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sevil
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PostPosted: Fri Aug 24, 2012 1:26 pm    Post subject: familiar words Reply with quote

i would like to know if known words such as on a belt ie. "caution" wording on a strip of webbing ( product) can be copyrighted.
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susan
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AndyJ
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PostPosted: Fri Aug 24, 2012 5:54 pm    Post subject: Reply with quote

Hi Susan,
I doubt whether any court would find a single word or a couple of words, especially if they were commonplace ones like 'caution', sufficiently creative to attract copyright.
However it might be that if the words formed part of a more elaborate artistic design and that design had been registered, or the words used were part of a trade mark, then copying them might well amount to infringement of design right or of a trade mark.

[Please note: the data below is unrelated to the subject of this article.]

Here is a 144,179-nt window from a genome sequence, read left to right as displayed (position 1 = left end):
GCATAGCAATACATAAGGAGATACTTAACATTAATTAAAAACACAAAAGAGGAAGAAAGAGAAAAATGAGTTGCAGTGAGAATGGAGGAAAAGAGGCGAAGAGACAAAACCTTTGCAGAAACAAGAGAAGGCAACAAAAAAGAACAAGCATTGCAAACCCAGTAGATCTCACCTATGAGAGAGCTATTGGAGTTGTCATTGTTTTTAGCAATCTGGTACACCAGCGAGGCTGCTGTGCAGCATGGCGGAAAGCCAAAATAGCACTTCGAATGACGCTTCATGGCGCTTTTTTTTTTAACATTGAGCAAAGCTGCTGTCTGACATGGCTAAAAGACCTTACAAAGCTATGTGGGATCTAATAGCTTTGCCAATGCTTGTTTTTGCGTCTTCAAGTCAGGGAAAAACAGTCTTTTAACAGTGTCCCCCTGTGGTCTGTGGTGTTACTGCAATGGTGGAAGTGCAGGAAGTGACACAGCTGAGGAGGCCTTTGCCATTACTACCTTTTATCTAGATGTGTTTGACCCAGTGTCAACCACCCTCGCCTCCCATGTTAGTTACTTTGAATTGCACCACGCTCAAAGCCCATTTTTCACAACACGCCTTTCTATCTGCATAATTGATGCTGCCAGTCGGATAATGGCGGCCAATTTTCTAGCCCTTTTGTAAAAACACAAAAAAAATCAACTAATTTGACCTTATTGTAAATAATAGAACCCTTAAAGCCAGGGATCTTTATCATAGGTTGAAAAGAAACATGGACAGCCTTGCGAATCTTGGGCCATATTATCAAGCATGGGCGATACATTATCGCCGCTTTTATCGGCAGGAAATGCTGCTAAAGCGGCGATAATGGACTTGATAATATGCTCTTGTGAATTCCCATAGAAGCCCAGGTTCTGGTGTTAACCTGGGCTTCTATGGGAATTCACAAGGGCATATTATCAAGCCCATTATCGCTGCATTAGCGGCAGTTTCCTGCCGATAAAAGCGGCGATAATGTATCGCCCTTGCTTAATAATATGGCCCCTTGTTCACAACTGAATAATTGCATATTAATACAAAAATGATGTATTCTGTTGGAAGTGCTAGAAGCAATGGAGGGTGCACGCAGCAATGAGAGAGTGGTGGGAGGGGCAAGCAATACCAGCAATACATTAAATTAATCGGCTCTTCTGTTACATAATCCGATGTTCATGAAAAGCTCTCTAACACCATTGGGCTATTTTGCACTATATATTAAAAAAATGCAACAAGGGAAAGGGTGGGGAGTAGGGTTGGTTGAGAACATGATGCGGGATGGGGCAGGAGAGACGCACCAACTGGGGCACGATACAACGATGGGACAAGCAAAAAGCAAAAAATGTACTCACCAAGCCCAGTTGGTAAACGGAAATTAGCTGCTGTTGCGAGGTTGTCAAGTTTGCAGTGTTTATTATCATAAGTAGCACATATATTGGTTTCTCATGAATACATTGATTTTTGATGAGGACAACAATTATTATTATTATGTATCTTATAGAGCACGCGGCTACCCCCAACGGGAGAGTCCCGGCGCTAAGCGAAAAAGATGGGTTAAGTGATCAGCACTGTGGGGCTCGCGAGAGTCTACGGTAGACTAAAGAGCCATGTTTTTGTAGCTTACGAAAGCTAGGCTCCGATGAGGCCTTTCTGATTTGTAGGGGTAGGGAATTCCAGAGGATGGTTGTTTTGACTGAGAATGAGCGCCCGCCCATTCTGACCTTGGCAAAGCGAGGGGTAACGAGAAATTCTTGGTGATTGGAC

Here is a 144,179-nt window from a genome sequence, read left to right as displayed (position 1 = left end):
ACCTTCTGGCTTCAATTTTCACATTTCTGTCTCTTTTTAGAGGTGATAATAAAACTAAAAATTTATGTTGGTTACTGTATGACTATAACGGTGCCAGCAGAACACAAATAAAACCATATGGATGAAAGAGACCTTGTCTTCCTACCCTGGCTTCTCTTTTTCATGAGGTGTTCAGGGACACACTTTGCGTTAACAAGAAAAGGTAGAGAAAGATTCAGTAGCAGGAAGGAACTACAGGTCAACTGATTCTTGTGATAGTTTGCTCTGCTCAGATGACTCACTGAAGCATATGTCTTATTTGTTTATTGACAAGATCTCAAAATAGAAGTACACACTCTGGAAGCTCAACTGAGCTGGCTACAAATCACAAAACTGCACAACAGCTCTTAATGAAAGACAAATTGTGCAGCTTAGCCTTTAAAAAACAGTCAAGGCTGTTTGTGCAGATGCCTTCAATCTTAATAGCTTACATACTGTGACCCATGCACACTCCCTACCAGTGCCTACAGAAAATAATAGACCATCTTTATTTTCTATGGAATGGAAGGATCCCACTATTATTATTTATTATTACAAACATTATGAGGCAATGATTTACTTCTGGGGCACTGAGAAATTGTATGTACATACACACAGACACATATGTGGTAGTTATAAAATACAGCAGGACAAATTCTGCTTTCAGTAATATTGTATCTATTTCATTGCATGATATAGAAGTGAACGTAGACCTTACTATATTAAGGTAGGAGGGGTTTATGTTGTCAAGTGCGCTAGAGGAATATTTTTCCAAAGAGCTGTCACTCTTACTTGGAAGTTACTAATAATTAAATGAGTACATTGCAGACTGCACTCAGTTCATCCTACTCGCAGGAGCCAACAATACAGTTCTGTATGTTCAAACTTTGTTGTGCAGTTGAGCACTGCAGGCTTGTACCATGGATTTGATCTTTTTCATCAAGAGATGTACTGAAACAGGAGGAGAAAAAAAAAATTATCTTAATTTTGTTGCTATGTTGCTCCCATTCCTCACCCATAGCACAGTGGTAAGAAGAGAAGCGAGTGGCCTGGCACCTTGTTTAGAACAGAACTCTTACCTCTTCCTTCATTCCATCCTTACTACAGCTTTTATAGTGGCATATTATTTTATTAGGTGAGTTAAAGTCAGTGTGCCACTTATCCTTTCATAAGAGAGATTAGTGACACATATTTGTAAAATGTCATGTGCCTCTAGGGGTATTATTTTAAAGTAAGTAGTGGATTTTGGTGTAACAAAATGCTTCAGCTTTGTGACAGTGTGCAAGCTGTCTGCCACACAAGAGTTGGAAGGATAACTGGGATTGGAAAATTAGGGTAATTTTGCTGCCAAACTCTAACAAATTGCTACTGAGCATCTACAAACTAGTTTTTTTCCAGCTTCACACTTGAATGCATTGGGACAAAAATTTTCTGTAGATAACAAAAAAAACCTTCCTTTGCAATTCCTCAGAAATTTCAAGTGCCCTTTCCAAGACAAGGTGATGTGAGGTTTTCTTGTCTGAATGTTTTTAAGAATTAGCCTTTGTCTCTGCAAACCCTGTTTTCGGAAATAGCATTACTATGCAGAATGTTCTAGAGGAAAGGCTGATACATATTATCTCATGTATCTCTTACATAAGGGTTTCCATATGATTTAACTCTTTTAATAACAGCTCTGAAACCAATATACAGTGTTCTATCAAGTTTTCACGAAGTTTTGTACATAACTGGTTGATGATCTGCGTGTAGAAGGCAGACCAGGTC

For an example of a case where words associated with the designer Vivienne Westwood were found to have been copied by another garment manufacturer, see this report
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runnett
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PostPosted: Tue Sep 18, 2012 1:48 am    Post subject: Reply with quote

It reminds me of medicine bottles with "may cause drowsiness", "take one four times daily", "Don't operate machinery"...etc. These are common place phrases which are established globally in context of taking perscription medicine.
Using a typical font/typeface you could print them onto a t-shirt as a slogan without infringing. In the above example, the only things you need to avoid are specific pharmaceutical products, services, designs or manufacturers. I suppose if you wanting to use a trademarked name for a witty slogan, try contacting the IP owner. You'll be surprised nowadays how some corporates may react positively to new brand marketing approach.

For example i was granted, under fair dealing, by Nokia to use and adapt an image for prohibiting the use of mobiles in a Uni library. The adaption was a redline through the phone. I sent in the image and assumed there would be amendments due a possible derogatary adaption. On the contary on putting my case forward to the benefits, i had to merely write clearly permission was given.
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